Murphy never made the same speech twice. He appeared to absorb every fact that he encountered, cataloguing each in its allotted place in his memory, from which he could summon it at will. His library held more than three thousand books, and he was an authority on Napoleon. Many believed that Murphy knew more about the history of North Carolina than any of his contemporaries. The legislature of 1945 suggested that he write a history of the state, but approaching illness prevented him from such an undertaking. On the day of Murphy's death, the Salisbury Post observed: "It is commonly believed that a substantial total of the state's history vanished with Pete Murphy, and that a wealth of anecdote and reminiscences which only he could have committed to paper, go with him to the grave."

While a student in Chapel Hill, Murphy was cofounder of the Tar Heel and was its first business manager and second editor. He also founded the Psi chapter of Sigma Nu fraternity and became its first eminent commander. Moreover, he acted as personal secretary to university president, George T. Winston. For four years Murphy, who was six-feet-two and weighed two hundred pounds, played football at the university and was "centre rush" on its 1892 "all time wonder team." He once was said to have witnessed nearly seven hundred football games, most of them involving The University of North Carolina.

Murphy was cofounder of the Alumni Review in 1912 and served as president of the Alumni Association in 1922. He belonged to numerous civic and patriotic organizations, including the Masonic order, Elks, and Kiwanis. Murphy was a member of St. Luke's Episcopal Church in Salisbury. On 18 Mar. 1903 he married Maude H. Horney, a member of a Quaker family of Jamestown, N.C. She never participated in her husband's public life but was his constant inspiration and adviser at home. They were the parents of two children: Spencer, who became editor of the Salisbury Post, and Elisabeth, who married Peter Henderson. Following his death in Salisbury, Murphy was buried in City Memorial Park Cemetery.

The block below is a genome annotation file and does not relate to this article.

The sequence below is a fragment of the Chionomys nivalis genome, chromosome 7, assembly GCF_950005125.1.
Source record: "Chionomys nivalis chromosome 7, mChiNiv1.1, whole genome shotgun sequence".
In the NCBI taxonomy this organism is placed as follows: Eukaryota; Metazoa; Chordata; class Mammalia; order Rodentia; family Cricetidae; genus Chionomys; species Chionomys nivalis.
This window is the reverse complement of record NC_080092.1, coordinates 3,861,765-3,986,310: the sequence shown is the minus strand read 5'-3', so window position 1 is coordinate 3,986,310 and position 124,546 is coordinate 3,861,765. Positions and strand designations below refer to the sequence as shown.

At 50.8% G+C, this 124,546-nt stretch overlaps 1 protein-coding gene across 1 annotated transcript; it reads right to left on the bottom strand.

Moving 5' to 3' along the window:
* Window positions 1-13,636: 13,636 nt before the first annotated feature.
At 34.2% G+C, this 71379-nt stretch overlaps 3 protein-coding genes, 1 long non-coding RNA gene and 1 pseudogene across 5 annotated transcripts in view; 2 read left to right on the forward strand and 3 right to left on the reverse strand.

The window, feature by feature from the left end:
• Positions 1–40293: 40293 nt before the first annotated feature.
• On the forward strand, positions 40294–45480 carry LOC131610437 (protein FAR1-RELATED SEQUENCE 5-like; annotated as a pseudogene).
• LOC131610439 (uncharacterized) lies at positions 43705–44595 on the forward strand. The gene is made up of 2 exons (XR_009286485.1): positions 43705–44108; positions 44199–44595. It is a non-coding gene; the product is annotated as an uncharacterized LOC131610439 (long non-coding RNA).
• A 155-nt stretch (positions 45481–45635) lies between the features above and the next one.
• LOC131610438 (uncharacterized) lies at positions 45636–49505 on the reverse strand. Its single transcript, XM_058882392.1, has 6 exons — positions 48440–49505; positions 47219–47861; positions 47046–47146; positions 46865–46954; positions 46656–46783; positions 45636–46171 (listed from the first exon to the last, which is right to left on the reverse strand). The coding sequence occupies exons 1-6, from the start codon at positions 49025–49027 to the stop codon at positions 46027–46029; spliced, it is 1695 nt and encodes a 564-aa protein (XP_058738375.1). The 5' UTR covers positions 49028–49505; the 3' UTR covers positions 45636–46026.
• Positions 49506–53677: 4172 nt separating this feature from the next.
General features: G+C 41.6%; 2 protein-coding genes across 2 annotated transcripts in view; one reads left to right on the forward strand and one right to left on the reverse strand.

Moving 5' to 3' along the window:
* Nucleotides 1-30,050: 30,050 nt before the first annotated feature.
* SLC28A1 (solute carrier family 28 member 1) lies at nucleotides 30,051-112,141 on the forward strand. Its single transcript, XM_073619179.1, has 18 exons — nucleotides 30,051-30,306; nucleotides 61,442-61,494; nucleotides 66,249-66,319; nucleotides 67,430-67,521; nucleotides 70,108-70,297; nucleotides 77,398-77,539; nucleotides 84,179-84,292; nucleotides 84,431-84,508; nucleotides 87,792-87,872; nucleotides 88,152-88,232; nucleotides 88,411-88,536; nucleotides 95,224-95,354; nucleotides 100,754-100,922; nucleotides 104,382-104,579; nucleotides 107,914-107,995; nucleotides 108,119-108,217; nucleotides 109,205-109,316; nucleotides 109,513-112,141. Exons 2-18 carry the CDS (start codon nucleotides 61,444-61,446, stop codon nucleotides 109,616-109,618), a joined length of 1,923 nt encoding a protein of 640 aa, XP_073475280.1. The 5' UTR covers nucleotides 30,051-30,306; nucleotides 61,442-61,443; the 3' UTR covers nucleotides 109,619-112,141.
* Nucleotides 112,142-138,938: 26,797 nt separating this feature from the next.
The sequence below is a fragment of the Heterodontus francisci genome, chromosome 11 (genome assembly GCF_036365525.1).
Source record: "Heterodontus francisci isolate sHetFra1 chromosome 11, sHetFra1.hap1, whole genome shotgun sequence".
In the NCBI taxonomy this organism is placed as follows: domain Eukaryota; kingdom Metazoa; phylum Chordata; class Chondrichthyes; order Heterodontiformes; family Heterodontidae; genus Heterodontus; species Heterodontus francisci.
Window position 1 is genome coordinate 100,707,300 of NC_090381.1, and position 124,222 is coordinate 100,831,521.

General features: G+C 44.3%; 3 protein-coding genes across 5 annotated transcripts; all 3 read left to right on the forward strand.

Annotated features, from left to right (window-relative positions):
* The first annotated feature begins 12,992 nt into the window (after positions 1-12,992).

Daily Tar Heel, 15 Jan. 1946.

Willard B. Gatewood, Preachers, Pedagogues, and Politicians: The Evolution Controversy in North Carolina, 1920–1927 (1966).

Greensboro Daily News, 15 Jan. 1946.

Elmer L. Puryear, Democratic Party Dissension in North Carolina, 1928–1936 (1962).

Raleigh News and Observer, 13, 20 Jan. 1946.

Salisbury Evening Post, 12 Jan. 1946, 10 Feb. 1963, 29 Apr. 1975.

The State Magazine, 11 Apr. 1953.

Additional Resources:

Connor, R. D. W. "Walter Murphy." History of North Carolina volume 4. Chicago: Lewis Publishing Co. 1919. 144-145. (accessed September 19, 2013).

Murphy, Walter. Speech of Hon. Walter Murphy : memorial to the North Carolina Confederate dead on the field of Gettysburg, July the third, nineteen hundred and twenty-nine. [North Carolina? : s.n.]. 1929. (accessed September 19, 2013).

Image Credits:

"Walter Murphy." History of North Carolina volume 4. Chicago: Lewis Publishing Co. 1919. 144. (accessed September 19, 2013).

Origin - location: